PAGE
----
(Craig Warga/Bloomberg News)

Kirk Alexander didn’t call Domino’s Pizza for delivery this past weekend.

In fact, he hadn’t called the Domino’s, where he is a regular customer, in days.

Employees noticed, the Salem, Ore., store’s general manager, Sarah Fuller, told the Statesman Journal.

“Several of our drivers had commented that they hadn’t seen an order come through for him recently,” she told the newspaper. “And when we looked it up, we knew instantly it wasn’t normal.”

Employees at the store are especially familiar with Alexander, who, according to the newspaper, has ordered from that particular Domino’s location “almost daily for more than seven years.”

“It was about 1 a.m. Sunday morning, and we weren’t terribly busy,” Fuller told the Statesman Journal. “So I asked one of our regular drivers who knew Alexander to stop by the customer’s home on Penticton Circle NE and check it out. We all know Kirk and he only lives about six minutes from our store, so the whole team was concerned.”

According to the Oregonian, the driver, Tracey Hamblen, noticed that the TV and lights were on in the home; but Alexander wasn’t answering the door.

“He came back to the store and that’s when we went ahead and decided to place the 911 call,” Fuller said on ABC’s “Good Morning America.”

Authorities from the Marion County Sheriff’s Office responded to Alexander’s home and “could hear a man calling for help from inside the residence,” the agency wrote in a Facebook post.

“Deputies forced entry and found Kirk Alexander, age 48, of Salem down and in need of immediate medical attention,” the post continued.

The sheriff’s office noted that Hamblen, the Domino’s driver, “had formed a relationship with the victim because of the regular orders and knew he suffered [from] severe health issues.”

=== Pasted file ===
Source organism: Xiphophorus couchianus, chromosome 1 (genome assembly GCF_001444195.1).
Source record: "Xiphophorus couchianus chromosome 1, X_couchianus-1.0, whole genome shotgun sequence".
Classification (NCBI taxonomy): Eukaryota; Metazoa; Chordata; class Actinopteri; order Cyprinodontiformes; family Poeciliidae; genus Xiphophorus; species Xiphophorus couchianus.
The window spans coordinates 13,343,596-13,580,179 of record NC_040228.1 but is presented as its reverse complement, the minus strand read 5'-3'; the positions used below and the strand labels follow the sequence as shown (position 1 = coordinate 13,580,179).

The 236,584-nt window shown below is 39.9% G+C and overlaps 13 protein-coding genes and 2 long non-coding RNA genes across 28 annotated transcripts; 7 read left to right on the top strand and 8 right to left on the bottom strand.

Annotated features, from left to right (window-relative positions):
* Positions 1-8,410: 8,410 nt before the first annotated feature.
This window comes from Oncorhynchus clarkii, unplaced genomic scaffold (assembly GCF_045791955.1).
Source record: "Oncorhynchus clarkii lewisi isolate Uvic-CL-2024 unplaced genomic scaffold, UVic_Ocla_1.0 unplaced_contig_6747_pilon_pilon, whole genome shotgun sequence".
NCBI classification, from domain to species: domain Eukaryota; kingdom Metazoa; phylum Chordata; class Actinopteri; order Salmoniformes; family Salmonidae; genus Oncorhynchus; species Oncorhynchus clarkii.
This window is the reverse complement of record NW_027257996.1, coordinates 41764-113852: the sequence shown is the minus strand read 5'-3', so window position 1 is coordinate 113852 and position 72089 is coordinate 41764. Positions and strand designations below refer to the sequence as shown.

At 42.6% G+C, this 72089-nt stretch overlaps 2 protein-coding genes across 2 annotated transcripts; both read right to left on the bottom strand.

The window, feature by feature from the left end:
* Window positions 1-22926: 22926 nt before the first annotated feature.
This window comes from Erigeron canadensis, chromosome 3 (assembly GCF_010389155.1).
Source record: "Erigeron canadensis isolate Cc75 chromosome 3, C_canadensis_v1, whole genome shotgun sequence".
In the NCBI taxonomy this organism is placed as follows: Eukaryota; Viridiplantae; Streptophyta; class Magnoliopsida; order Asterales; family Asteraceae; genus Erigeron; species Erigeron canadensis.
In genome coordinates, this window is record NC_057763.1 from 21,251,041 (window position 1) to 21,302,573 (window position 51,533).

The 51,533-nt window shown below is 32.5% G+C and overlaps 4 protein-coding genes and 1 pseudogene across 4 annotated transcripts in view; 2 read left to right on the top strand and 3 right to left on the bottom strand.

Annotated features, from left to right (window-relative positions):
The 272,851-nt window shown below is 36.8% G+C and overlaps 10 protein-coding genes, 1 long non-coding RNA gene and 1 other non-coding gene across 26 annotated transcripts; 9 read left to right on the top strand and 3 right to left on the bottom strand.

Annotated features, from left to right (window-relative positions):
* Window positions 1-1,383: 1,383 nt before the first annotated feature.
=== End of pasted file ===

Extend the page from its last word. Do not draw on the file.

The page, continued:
“The Sheriff’s Office would like to personally thank Mr. Hamblen for his quick actions and willingness to take time out of his day to care for others,” the post concluded.

Alexander was hospitalized after the incident. He was listed in stable condition earlier this week, according to authorities.

“We want to give him flowers, cards,” Jenny Seiber, a Domino’s assistant manager, told KATU, “hopefully help him recover faster knowing that people do care about him.”

For what it’s worth, Alexander does vary his Domino’s order — it’s not always pizza, Seiber told the Oregonian, noting that he sometimes orders pasta or sandwiches or wings.

According to the Salem Journal:

Fuller said several members of the staff, herself and Seiber included, have visited Alexander in the hospital, but they’re trying not to tax him. They said he smiled and nodded when he saw them, indicating he knew the role the staff played in his getting help.

“We’re like a family here, and we were glad we were able to do something to help,” Fuller told the newspaper. “We hope he’s able to fully recover from this.”

Jenny Fouracre, a corporate spokeswoman for Domino’s in Ann Arbor, told the Statesman Journal that “we are proud of our team members who took the initiative to reach out and help a regular customer who was in distress.

“There are thousands of Domino’s stores across the country, but every store is really a part of their neighborhood, delivering to people in their homes, which means we often get to know our customers well. We have many stories of how our stores have helped regular customers in ways that are big and small over the years, which is a level of customer service and commitment to our communities that we hope everyone will emulate.”

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